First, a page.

I had no idea what to blog about today and was unsure if I was going to be able to come up with something. I turned on my computer to look up some blog ideas, clicked on the Google homepage and I knew what I wanted to talk about before even typing in the search bar. Right there, in the Google logo, was all the inspiration I needed. Today is Martin Luther King Jr. Day so Google made a special doodle, just like they always do. But today’s was different, today’s gave me a sense of pride, a sense of hope. This doodle was not about celebrating Dr. King, but it was about his message, which I’m sure is what Dr. King would rather us celebrate. The doodle, as shown below, is a drawing of six people standing side-by-side with arms linked in unity. I then read a little about the doodle depiction and found out that the artist was trying to capture one of the major themes of King's speeches and writing: unity. King once said, "All life is interrelated," and what a better way to show such a theme than with people of all shapes, sizes, and colors, standing side-by-side with linked arms? King urged Americans of all races to keep "working toward a world of brotherhood, cooperation, and peace." Now, I do not know what political side you find yourself on, nor does it matter to me, but it does matter to me how we treat other people. We go to a college of love where we celebrate “the infinite worth of every individual,” but the outside world is always like that and we must, as Manchester students and alumni, make a difference in this aspect. Go out and show the world how to love and accept others, no matter who they are, no matter what they look like, and let us help our country to stand up for one another in times of trial and heartache.
On Thursday, I was on a field trip to Chicago and I was very sick, so at some point I asked my professor if he could take me to the train station and my mom was going to pick me up at a stop in Indiana. The train never showed, so I was all alone in the train stop with nobody I knew and no official employees anywhere to be seen. All that was there was a few benches, three ticket machines, and two small enclosed areas with barely any heat. So, as expected, I called my mom and had a total breakdown. I was alone, in South Chicago, and very afraid. At this point, we did not know that the trains were no longer running that day due to weather so I went ahead and bought a ticket and sat down in the enclosed area with a few benches and a little open space. One other man was at the stop with me, a black man who appeared to have just gotten off work at a factory or something. I was utterly ashamed at myself for racial stereotyping (and I was fully aware I was doing it), but I was afraid of him. I realized that I had a few questions and decided that I would very politely ask for his assistance and see where it went. I didn’t have many options at that point, and I figured being very nice was my best option. I was even more ashamed with myself when this man turned into one of the nicest, most helpful people. He was supposed to get on the same train as myself and he said that he was here early for it and it had not arrived so he assured me that I did not miss it. He then would check his phone periodically to ensure that we were updated. I could tell this man was leery of me as well because anytime he would show me something on his phone about the train, he would approach very slowly and make sure I was not freaking out about it or anything. The whole thing was almost ridiculous, we were both a little afraid of each other, not because either had posed a threat, but because media has socialized us to be this way. Finally, when another man arrived and we all realized that the trains were just not running, they were both very concerned about me. My phone was about to die so I told them that my plan was to walk over to Michigan Ave and go sit inside a hotel I could see from the station. I told them I would call my professor from there so he could come get me and both men wished me luck and made me promise I would be safe. They genuinely cared about what happened to me, and they have no idea how much it means to me. We must stop being afraid of each other, and learn to love and accept each other, and today we need to remember King’s words, that “All life is interrelated.”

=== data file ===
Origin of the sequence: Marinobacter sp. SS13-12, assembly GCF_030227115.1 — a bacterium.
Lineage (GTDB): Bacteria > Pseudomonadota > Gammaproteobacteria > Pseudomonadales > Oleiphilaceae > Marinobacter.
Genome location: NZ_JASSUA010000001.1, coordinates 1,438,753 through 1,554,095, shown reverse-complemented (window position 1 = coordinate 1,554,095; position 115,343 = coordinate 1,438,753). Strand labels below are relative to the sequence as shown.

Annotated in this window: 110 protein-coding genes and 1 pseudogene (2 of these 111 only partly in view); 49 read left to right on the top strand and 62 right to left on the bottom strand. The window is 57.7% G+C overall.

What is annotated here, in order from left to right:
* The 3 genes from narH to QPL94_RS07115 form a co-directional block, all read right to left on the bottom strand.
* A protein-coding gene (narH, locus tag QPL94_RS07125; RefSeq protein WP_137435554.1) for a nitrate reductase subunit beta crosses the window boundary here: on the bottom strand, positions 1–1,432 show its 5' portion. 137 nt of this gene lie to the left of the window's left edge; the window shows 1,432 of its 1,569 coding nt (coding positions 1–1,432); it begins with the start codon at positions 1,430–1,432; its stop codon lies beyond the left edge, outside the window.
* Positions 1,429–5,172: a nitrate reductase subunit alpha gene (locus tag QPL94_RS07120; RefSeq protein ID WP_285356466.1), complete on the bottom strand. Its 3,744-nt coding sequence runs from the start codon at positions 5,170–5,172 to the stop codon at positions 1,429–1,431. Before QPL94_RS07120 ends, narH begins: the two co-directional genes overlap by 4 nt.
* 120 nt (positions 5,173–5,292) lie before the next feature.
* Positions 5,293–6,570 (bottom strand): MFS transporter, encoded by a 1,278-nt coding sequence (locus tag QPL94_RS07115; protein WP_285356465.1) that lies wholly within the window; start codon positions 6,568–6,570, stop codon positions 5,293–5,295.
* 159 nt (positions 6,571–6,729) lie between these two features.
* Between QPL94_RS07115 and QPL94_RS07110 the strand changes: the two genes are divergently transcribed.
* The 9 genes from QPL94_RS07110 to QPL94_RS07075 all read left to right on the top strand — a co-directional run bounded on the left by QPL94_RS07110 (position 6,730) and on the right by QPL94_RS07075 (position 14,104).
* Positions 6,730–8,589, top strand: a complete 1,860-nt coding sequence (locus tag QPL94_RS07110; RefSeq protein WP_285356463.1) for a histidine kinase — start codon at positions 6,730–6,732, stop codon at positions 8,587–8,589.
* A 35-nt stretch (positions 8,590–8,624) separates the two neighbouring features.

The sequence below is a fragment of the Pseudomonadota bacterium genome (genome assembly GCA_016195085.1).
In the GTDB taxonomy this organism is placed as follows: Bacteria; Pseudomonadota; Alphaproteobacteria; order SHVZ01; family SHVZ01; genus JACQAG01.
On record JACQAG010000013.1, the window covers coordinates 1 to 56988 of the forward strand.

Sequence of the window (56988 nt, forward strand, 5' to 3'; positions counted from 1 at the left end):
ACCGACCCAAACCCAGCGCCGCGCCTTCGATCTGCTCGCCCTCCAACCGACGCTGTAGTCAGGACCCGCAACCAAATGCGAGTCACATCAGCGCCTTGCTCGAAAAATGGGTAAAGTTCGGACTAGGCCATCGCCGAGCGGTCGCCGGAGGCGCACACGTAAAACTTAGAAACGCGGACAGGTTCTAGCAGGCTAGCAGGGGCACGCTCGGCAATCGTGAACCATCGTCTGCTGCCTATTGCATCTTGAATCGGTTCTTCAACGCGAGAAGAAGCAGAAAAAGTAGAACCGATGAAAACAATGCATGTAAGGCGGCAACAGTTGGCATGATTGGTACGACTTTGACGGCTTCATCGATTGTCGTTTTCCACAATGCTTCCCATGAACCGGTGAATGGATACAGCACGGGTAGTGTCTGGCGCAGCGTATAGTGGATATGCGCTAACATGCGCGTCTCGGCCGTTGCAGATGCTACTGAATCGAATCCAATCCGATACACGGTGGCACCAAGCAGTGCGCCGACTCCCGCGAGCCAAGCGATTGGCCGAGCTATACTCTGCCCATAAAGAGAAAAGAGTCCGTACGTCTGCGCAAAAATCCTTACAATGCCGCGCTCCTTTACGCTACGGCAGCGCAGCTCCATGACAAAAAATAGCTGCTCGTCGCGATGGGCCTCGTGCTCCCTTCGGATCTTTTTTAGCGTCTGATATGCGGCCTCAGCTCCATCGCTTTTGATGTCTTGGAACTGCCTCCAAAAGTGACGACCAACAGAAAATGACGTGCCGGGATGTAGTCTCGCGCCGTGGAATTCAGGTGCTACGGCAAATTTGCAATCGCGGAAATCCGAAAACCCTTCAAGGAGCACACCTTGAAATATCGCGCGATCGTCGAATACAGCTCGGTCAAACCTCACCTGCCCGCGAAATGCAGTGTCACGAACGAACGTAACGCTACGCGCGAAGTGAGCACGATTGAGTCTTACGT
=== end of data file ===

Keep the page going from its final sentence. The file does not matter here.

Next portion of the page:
Delaney Ray '19 is a Psychology and Sociology double major with a minor in Criminal Justice. She works as a Student Orientation Leader and a Library Desk Assistant in addition to blogging for MU. She never thought she would be a blogger, and her dream job is to work for the FBI in the behavioral unit.